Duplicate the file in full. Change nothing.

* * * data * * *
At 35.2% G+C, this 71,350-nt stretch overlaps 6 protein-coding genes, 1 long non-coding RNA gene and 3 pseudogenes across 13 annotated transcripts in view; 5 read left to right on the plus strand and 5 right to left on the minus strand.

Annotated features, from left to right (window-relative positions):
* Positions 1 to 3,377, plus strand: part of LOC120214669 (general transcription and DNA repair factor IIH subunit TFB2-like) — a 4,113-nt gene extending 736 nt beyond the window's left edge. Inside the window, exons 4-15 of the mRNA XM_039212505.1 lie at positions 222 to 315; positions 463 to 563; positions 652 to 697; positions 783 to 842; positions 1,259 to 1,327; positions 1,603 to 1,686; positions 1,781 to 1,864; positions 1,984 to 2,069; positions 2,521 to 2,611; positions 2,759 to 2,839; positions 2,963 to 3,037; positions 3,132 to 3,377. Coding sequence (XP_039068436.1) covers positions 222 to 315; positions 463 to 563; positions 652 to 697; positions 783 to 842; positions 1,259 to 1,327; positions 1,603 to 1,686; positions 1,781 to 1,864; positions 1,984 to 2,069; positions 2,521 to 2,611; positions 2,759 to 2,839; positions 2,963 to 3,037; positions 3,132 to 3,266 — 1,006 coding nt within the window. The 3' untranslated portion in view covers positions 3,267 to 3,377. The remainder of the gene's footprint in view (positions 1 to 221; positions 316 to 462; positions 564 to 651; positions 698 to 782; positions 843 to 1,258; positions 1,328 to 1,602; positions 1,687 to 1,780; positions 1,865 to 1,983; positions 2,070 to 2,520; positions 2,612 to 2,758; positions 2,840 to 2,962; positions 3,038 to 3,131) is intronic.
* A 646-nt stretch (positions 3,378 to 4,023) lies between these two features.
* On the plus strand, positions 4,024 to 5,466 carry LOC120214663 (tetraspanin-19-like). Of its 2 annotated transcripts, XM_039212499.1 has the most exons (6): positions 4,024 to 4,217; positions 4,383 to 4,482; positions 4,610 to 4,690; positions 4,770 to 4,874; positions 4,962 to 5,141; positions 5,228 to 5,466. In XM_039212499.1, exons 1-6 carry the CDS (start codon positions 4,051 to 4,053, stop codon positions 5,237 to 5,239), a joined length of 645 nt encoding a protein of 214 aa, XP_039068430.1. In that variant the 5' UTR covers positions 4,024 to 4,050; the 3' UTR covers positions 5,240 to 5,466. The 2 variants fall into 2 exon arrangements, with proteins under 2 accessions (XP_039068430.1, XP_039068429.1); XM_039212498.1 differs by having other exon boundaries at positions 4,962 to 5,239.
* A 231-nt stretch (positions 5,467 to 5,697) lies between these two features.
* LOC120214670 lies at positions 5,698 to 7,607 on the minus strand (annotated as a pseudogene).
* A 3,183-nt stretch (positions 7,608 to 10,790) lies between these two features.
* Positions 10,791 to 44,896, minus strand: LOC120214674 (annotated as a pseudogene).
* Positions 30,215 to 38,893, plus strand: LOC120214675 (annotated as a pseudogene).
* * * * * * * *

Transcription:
At 35.2% G+C, this 71,350-nt stretch overlaps 6 protein-coding genes, 1 long non-coding RNA gene and 3 pseudogenes across 13 annotated transcripts in view; 5 read left to right on the plus strand and 5 right to left on the minus strand.

Annotated features, from left to right (window-relative positions):
* Positions 1 to 3,377, plus strand: part of LOC120214669 (general transcription and DNA repair factor IIH subunit TFB2-like) — a 4,113-nt gene extending 736 nt beyond the window's left edge. Inside the window, exons 4-15 of the mRNA XM_039212505.1 lie at positions 222 to 315; positions 463 to 563; positions 652 to 697; positions 783 to 842; positions 1,259 to 1,327; positions 1,603 to 1,686; positions 1,781 to 1,864; positions 1,984 to 2,069; positions 2,521 to 2,611; positions 2,759 to 2,839; positions 2,963 to 3,037; positions 3,132 to 3,377. Coding sequence (XP_039068436.1) covers positions 222 to 315; positions 463 to 563; positions 652 to 697; positions 783 to 842; positions 1,259 to 1,327; positions 1,603 to 1,686; positions 1,781 to 1,864; positions 1,984 to 2,069; positions 2,521 to 2,611; positions 2,759 to 2,839; positions 2,963 to 3,037; positions 3,132 to 3,266 — 1,006 coding nt within the window. The 3' untranslated portion in view covers positions 3,267 to 3,377. The remainder of the gene's footprint in view (positions 1 to 221; positions 316 to 462; positions 564 to 651; positions 698 to 782; positions 843 to 1,258; positions 1,328 to 1,602; positions 1,687 to 1,780; positions 1,865 to 1,983; positions 2,070 to 2,520; positions 2,612 to 2,758; positions 2,840 to 2,962; positions 3,038 to 3,131) is intronic.
* A 646-nt stretch (positions 3,378 to 4,023) lies between these two features.
* On the plus strand, positions 4,024 to 5,466 carry LOC120214663 (tetraspanin-19-like). Of its 2 annotated transcripts, XM_039212499.1 has the most exons (6): positions 4,024 to 4,217; positions 4,383 to 4,482; positions 4,610 to 4,690; positions 4,770 to 4,874; positions 4,962 to 5,141; positions 5,228 to 5,466. In XM_039212499.1, exons 1-6 carry the CDS (start codon positions 4,051 to 4,053, stop codon positions 5,237 to 5,239), a joined length of 645 nt encoding a protein of 214 aa, XP_039068430.1. In that variant the 5' UTR covers positions 4,024 to 4,050; the 3' UTR covers positions 5,240 to 5,466. The 2 variants fall into 2 exon arrangements, with proteins under 2 accessions (XP_039068430.1, XP_039068429.1); XM_039212498.1 differs by having other exon boundaries at positions 4,962 to 5,239.
* A 231-nt stretch (positions 5,467 to 5,697) lies between these two features.
* LOC120214670 lies at positions 5,698 to 7,607 on the minus strand (annotated as a pseudogene).
* A 3,183-nt stretch (positions 7,608 to 10,790) lies between these two features.
* Positions 10,791 to 44,896, minus strand: LOC120214674 (annotated as a pseudogene).
* Positions 30,215 to 38,893, plus strand: LOC120214675 (annotated as a pseudogene).